If you read last week’s post, then you know I’m a huge fan of podcasts. For nerds like me who genuinely enjoyed school, podcasts are like mobile mini lectures that can accompany you pretty much anywhere; they’re digital professors in your pocket! (technological marvel to some, make-it-stop nightmare to many!)
At the close of several of the podcasts I listen to, the hosts often ask their guest a question that goes a little something like this, “If you could travel back in time, what advice would you give your younger self before [he/she] started out on their career path?”
Everyone’s answers differ slightly, but the majority of responses boil down to this simple, yet powerful response: “I would say, ‘Just keep going. It’s going to get tough, but it will get better. It will be worth it. Your hard work will pay off.’”
So far, no one I’ve heard has said they would advise their young self to throw their dream in the trash and pursue a job that’s far less risky and uncertain (these people, by the way, are all entrepreneurs and/or artists like us!). They realize that while a safer, more secure route probably would have proven easier, it wouldn’t have made them feel nearly as fulfilled as pursuing their passion has. They might have earned more money and experienced fewer failures and setbacks, but money is no substitute for fulfillment and a soul-deep sense of satisfaction. Staying true to themselves and not losing faith during trying times reaped rewards that money can’t buy.
When one hears that question repeated on a regular basis, one can’t help but try and answer it for themselves. I’ve been thinking about it a lot, and while Tim Ferriss isn’t asking for my response, here it is for you:
I would tell myself, let’s say my 19 year-old-self (me a decade ago), to maintain an artist’s spirit.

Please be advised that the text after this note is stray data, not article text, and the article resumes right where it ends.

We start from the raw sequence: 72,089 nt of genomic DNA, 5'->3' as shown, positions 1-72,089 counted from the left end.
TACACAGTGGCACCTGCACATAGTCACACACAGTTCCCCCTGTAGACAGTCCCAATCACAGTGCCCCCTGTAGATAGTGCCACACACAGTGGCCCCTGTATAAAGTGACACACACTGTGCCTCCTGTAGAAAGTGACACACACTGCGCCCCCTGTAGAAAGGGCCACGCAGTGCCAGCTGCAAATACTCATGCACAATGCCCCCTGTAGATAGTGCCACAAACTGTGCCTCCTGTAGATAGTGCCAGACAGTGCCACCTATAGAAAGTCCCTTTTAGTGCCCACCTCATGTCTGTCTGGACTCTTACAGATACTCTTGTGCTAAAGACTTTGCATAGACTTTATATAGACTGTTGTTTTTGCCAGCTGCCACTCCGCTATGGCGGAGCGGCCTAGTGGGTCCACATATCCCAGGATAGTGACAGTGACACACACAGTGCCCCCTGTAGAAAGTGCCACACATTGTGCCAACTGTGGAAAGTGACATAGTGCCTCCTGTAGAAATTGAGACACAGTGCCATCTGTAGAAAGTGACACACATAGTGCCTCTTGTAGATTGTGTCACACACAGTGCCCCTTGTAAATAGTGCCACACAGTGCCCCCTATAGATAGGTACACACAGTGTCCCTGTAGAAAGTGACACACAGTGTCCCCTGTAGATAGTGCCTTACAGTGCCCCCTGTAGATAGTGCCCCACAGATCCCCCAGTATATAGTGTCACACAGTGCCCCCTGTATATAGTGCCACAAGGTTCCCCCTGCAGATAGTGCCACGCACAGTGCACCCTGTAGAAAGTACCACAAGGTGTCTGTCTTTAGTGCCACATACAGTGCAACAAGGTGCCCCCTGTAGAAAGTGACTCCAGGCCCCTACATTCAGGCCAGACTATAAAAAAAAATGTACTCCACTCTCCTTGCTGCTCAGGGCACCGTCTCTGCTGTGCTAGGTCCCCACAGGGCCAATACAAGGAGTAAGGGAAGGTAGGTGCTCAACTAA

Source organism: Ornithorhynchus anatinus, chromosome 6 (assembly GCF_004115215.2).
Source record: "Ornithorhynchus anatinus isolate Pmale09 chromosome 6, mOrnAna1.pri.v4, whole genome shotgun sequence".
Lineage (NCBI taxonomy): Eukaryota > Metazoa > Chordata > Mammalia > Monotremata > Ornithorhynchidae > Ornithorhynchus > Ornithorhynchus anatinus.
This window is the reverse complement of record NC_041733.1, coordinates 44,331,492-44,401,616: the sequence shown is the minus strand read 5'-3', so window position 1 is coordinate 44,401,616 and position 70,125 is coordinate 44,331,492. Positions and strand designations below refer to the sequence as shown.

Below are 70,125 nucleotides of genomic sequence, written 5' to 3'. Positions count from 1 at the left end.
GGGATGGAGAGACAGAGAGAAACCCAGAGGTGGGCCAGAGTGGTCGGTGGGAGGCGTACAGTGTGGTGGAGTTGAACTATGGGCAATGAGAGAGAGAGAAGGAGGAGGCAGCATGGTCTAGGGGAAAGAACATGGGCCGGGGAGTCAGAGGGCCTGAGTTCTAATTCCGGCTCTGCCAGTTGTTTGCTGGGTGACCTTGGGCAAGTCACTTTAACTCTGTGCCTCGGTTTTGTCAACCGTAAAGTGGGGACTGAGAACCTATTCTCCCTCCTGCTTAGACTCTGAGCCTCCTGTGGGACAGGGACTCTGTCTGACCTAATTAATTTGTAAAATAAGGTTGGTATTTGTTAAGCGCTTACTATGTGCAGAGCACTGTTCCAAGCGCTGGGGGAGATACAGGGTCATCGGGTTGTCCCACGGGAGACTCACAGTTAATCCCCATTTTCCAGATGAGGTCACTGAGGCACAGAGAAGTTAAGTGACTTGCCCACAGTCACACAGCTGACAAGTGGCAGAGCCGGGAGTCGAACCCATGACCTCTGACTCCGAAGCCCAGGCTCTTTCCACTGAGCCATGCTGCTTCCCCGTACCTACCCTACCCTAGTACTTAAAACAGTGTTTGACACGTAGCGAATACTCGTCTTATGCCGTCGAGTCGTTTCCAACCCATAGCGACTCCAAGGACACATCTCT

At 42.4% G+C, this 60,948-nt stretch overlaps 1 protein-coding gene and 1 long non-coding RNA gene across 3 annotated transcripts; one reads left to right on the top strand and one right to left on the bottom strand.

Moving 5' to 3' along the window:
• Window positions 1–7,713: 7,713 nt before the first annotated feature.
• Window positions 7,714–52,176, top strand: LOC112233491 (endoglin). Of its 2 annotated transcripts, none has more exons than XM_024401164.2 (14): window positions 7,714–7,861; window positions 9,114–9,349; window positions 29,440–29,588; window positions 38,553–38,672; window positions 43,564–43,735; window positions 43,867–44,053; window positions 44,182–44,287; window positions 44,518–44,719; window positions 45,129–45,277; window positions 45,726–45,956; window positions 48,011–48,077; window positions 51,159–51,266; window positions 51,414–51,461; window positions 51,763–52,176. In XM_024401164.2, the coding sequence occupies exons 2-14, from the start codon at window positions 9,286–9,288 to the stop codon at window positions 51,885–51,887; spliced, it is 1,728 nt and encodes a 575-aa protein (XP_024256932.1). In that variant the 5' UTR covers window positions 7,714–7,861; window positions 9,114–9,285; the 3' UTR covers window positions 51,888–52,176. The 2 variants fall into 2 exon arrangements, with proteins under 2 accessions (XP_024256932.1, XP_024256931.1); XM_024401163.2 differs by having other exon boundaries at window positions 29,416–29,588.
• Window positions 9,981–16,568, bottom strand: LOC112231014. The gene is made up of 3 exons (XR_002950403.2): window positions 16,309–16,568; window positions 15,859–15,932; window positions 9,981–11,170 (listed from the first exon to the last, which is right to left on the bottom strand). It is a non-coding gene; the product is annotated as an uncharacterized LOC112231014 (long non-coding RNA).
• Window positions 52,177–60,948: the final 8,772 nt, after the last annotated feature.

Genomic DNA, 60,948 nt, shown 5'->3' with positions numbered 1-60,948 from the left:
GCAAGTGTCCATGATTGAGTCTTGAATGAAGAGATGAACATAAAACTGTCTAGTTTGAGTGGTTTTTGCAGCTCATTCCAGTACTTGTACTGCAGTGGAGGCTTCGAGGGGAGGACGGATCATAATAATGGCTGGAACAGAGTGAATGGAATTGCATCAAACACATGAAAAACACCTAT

Now what do I mean by “artist’s spirit”? I mean that childlike, free-spirited, unaffected, untainted naiveté that doesn’t care which book genres are currently best-selling, which character types are trending, or what top-selling authors are doing.
An artist’s spirit was born with an innate – and I would say God-given – gift that must be nurtured and protected as though it were some sacred relic which Resistance seeks to destroy. It’s a fragile, ethereal, otherworldly substance that mustn’t be polluted by worldly desires, nor diluted with insidious compromises.
“If you ‘write to market,’ you’ll have a greater chance of landing a publishing deal! Stop writing about holistic health and write a diet book instead! How about ‘How to Drop Five Pounds in Five Days’? Something like that.” (I was actually advised to do this by a major Christian publisher.)
“Amish romance is the genre to write in right now. Why don’t you try that instead of fantasy?”
It was tempting to pollute the stories my artist’s spirit wanted to write with tantalizing gimmicks, what others might euphemistically call “business savvy.” It was tempting to dilute them with external suggestions, each of which was purely motivated by money.
But I couldn’t bring myself to do it. I couldn’t break the heart of that bright-eyed seven-year-old girl who dreamed of writing about Centaurs and Griffins and faraway realms. I couldn’t disappoint the recovering anorexic teenager who knew she would one day be strong enough to share an empowering message of faith-based fitness with other women – not another diet book.
I couldn’t abandon my artist’s spirit.
I was a freshman in college when I was 19. I was at the University of Texas studying screenwriting because I wanted to learn how to make characters come alive and create rock-solid plots. My goal – my dream – was to be the best storyteller I could possibly be, not to learn how to make big bucks by writing what’s hot.
So far, I’ve stood by that dream and defended it against the relentless voices of Resistance and those who’ve advised me to alter it, or desert it altogether. And while it hasn’t always been easy, it’s definitely been worth it.
Every day, I wake up excited to write. I can’t wait to revisit my characters, see where they left off, and follow them on their day’s adventures.
Every night, I fall asleep thinking about two things: my current work in progress and what awaits me tomorrow, and my daddy, who went to heaven nearly seven years ago. He was my biggest fan. It was he who first instilled my love of fantasy, and it’s he who inspires me most when I feel my artist’s spirit growing weary.
How would you answer the question, “What advice would you give your younger self?” Comment below or tweet me your answer at @dandersontyler. I would love to hear from you!